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Rule - Agent determination and express message


I have a WF step that requires approval. The "agents" are determined by business unit, and maintained within our organization structures.
Routing of the approval WF step using a rule is no problem.
However, in addition to the work item being routed to the agents inbox, the business wants an "Express" message sent as well. This could be handled by setting the WF step "Priority" to 1. However, the business doesn't want work items to appear in the user inbox in red.

I am thinking I'll have to create a new rule that executes a function module to handle this (or add additional steps in the workflow for the express mail which requires I determine the agents at that time).
Can you think of a better way to handle this?

Secondary question - Is there any configuration available to manipulate the coloration of work items in the inbox. I think it is based on 'Priority'.

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  • Best Answer
    author's profile photo Former Member
    Former Member
    Posted on Dec 17, 2013 at 10:46 AM

    Hi Kyle,

    Adding an additional email step with express to sent a notification to the
    "agents" determined by business unit, and keep low priority to the wf
    step will be the simplest method to achieve this.

    Manipulate the coloration of work items in the inbox can be done via some
    exits by resetting priority internally. But not advisable in terms of consistency.

    Regards, Sarath

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  • Posted on Dec 17, 2013 at 04:19 AM

    Hi Kyle

    You can code the work item display function modules.

    In the WF definition, at the step where you are sending the work items, click the tab "Work Item Display" -> there you can give a function module which manipulates the HTML which renders the work item in in Business Workplace. Click on "Demo Function Modules" to know the FM signature. Supply one in there and set a break point in the FM. Generate a work item, go to inbox , the debugger will stop at the demo FM supplied earlier. You can then understand the HTML generated and can color code it to show/not show in red.

    Searching for the sting "priority" would help locate the HTML string which sets the color.

    Hope this helps.



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  • Posted on Dec 17, 2013 at 04:44 AM


    From business point of view I think, the standard given by SAP is perfect. By doing pririty to 1, it will send the express message with red color.

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  • Posted on Dec 17, 2013 at 10:27 AM


    Sounds like a non-issue.

    SAP standard: make it prio1 you get express messages and they are coloured red. You can always change the SAP standard, but this is tricky and not recomended.

    Try to found out if the entire business is vocal about the colour of the workitem. Because it will take a good amount of time to "fix" this. You could change the prio to 2 after the workitem was created, but again this is sloppy and it won't add anything.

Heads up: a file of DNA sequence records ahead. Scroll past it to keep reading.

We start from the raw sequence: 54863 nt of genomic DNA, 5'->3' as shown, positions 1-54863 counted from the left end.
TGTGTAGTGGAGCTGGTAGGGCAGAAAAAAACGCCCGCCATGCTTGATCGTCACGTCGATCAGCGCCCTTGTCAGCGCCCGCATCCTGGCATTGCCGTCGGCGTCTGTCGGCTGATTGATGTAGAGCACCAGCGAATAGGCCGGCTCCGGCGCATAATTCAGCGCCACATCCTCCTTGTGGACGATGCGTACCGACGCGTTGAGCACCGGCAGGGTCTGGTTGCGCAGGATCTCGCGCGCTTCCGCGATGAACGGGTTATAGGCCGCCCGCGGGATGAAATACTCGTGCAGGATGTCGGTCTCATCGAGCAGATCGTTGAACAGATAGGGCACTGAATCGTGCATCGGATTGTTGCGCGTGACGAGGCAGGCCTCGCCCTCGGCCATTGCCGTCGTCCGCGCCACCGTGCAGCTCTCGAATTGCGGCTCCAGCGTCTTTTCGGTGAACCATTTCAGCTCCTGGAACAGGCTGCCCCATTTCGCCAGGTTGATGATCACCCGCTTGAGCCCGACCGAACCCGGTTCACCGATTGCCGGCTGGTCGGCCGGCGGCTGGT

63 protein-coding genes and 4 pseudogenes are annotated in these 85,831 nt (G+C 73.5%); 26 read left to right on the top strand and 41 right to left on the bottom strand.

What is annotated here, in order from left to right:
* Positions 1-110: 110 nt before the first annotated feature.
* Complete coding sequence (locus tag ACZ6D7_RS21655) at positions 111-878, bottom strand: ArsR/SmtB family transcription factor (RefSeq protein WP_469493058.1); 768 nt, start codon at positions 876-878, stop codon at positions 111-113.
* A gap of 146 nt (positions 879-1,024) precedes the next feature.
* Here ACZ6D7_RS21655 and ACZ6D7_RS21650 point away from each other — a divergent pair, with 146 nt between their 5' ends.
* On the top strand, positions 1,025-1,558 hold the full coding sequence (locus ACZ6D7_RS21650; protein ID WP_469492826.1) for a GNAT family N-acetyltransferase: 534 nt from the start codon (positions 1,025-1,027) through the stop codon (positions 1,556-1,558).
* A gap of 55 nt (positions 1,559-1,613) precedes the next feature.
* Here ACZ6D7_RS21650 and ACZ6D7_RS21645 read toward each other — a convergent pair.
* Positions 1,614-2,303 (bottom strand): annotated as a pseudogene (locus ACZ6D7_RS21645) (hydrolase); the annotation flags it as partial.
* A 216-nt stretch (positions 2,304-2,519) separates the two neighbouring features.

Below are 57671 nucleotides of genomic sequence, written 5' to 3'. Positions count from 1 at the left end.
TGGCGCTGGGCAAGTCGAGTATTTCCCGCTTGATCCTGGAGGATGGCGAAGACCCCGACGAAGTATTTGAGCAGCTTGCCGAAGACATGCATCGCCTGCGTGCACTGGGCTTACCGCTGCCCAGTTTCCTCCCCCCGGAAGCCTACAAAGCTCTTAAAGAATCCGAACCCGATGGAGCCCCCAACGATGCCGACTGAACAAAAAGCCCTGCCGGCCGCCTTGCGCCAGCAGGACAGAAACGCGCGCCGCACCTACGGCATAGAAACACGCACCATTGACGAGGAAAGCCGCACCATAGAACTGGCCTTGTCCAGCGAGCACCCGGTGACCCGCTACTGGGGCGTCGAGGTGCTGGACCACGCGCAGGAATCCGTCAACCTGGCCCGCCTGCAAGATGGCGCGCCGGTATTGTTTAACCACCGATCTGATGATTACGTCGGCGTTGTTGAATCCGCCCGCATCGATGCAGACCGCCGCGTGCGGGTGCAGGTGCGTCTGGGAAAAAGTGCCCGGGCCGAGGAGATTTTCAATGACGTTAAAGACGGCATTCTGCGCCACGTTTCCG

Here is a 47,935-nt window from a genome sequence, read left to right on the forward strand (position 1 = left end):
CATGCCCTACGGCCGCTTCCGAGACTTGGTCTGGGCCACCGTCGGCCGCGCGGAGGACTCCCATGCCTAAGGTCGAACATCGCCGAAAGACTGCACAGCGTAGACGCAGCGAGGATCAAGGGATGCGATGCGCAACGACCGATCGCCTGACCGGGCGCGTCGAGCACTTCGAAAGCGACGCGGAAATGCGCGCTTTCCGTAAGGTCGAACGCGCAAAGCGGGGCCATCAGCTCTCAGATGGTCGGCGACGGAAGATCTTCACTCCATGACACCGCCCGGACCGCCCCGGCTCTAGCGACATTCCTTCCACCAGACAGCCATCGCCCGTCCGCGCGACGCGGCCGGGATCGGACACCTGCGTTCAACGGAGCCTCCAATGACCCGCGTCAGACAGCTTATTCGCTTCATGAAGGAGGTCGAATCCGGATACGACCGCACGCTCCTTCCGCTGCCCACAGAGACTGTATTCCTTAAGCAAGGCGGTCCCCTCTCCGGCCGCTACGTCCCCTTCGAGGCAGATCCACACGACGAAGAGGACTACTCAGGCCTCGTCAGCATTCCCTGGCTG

Plus suppose you have changed it, chances are that some people of the business then are complaining that they won't have the red colour anymore.

    Kind regards, Rob Dielemans

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  • Posted on Dec 17, 2013 at 01:20 PM

    Thank you for your replies!

    I appreciated the tip. While I don't think I'll use it in this case, the functionality you descibed will certainly come in handy.

    Your approach is the most straight forward, and is what is currently implemented. The reason I am looking to change it is because, the workflow is executing agent determination (via FM RH_GET_ACTORS) for the mail step (which is executed as an activity step in the workflow), and again in the approval step (via a rule). It makes sense that I don't need to consume the resources to determine agents back-to-back like this. Obviously, I can just return the determined agents from my mail (activity) step to the workflow container, and use agent determination by expression for my approval step. This may be the most sensible approach.

    I was considering implementing a rule (with function module) that would execute agent determination, and if agents are found, send an express mail from within that function. My rationale for this approach is largely based on resourcing/optimization considerations. The workflow in question is already exising at the client site. The definition contains 140 steps, of which approximately 60 are executed (on average) during each workflow instance. Additionally, this workflow executes approximately 9,000 times per month. I thought if I could reasonably minimize the number of process steps, I should try. However, I don't want to make it too unnecessarily convulute the process for a workflow developer who comes in after me. Does that make sense?

    Anyway, thanks again to all for the tips. If these latest comments bring additional thoughts to mind, please feel free to share.



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